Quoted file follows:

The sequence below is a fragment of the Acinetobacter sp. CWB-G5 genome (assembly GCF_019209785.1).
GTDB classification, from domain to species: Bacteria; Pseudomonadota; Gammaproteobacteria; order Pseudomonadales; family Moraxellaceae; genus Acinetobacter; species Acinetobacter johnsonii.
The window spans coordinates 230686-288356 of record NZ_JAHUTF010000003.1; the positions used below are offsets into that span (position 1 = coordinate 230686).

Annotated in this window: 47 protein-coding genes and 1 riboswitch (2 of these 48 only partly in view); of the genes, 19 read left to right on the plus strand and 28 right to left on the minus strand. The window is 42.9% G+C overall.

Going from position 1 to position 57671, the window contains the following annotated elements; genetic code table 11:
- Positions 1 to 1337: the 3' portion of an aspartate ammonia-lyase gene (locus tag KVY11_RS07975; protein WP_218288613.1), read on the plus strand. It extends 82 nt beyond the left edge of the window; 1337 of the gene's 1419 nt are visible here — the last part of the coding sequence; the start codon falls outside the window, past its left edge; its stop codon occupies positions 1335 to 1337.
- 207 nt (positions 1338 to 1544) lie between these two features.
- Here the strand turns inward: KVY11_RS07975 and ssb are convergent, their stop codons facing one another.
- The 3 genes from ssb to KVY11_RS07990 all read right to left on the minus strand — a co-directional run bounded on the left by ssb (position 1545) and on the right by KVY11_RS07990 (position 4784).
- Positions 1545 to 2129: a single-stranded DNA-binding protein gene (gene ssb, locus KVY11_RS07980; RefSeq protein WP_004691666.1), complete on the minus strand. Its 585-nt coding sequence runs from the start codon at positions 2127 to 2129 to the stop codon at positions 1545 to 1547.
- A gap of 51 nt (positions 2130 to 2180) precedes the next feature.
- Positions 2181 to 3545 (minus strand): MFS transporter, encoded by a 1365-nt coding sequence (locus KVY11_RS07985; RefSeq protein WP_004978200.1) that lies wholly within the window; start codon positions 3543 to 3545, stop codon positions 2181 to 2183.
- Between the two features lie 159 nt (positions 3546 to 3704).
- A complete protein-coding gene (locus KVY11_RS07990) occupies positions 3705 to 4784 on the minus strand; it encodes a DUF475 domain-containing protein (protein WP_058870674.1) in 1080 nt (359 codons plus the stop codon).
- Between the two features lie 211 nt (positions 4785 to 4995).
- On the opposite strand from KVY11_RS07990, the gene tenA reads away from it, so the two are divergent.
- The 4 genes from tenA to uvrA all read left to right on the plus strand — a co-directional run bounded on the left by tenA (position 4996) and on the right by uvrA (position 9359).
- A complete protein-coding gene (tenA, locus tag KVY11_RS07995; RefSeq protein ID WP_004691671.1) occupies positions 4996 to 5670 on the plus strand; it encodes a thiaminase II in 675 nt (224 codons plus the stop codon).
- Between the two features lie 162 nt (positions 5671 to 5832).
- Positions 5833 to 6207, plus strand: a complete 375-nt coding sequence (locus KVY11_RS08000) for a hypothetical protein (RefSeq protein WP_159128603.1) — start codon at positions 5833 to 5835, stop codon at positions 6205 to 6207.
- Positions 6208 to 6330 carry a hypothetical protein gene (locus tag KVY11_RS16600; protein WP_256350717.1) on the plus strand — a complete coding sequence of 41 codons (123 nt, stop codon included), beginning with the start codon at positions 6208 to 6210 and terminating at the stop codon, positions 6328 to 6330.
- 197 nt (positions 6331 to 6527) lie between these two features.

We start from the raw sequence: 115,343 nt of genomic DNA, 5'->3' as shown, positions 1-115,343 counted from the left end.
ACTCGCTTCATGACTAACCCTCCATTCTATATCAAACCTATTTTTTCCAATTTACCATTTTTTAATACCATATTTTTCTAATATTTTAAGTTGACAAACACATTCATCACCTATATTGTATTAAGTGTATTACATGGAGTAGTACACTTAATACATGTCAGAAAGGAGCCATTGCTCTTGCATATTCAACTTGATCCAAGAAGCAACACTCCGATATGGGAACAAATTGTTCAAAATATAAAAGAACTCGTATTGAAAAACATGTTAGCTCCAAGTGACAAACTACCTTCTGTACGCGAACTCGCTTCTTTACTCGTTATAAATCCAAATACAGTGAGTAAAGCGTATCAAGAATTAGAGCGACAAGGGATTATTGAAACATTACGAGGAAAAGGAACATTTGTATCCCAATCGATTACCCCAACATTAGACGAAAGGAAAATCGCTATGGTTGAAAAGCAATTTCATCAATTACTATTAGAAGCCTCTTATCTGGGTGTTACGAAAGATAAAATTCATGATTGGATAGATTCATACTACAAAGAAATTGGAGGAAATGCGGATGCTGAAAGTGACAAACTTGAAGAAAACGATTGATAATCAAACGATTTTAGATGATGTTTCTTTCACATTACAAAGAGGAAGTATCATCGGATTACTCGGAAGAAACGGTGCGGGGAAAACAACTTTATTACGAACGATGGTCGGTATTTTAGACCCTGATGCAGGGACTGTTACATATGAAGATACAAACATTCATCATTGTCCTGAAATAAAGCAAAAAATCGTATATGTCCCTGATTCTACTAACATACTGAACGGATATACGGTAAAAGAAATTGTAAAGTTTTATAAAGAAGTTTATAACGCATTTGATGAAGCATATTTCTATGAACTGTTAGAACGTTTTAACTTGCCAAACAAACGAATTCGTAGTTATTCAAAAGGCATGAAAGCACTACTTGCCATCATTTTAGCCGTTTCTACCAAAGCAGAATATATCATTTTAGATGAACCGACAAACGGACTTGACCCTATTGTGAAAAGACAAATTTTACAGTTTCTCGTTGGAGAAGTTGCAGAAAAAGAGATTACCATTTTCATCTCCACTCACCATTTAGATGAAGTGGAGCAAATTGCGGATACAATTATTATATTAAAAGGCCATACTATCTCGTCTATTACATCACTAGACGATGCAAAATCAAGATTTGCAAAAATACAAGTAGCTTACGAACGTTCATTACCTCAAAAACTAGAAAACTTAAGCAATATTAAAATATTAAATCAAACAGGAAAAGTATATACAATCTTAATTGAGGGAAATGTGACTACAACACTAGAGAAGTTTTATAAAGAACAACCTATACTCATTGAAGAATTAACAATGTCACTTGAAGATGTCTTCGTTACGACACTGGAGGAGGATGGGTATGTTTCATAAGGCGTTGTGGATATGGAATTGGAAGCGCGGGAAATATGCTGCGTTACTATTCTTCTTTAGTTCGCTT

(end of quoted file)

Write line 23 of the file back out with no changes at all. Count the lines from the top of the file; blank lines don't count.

We start from the raw sequence: 115,343 nt of genomic DNA, 5'->3' as shown, positions 1-115,343 counted from the left end.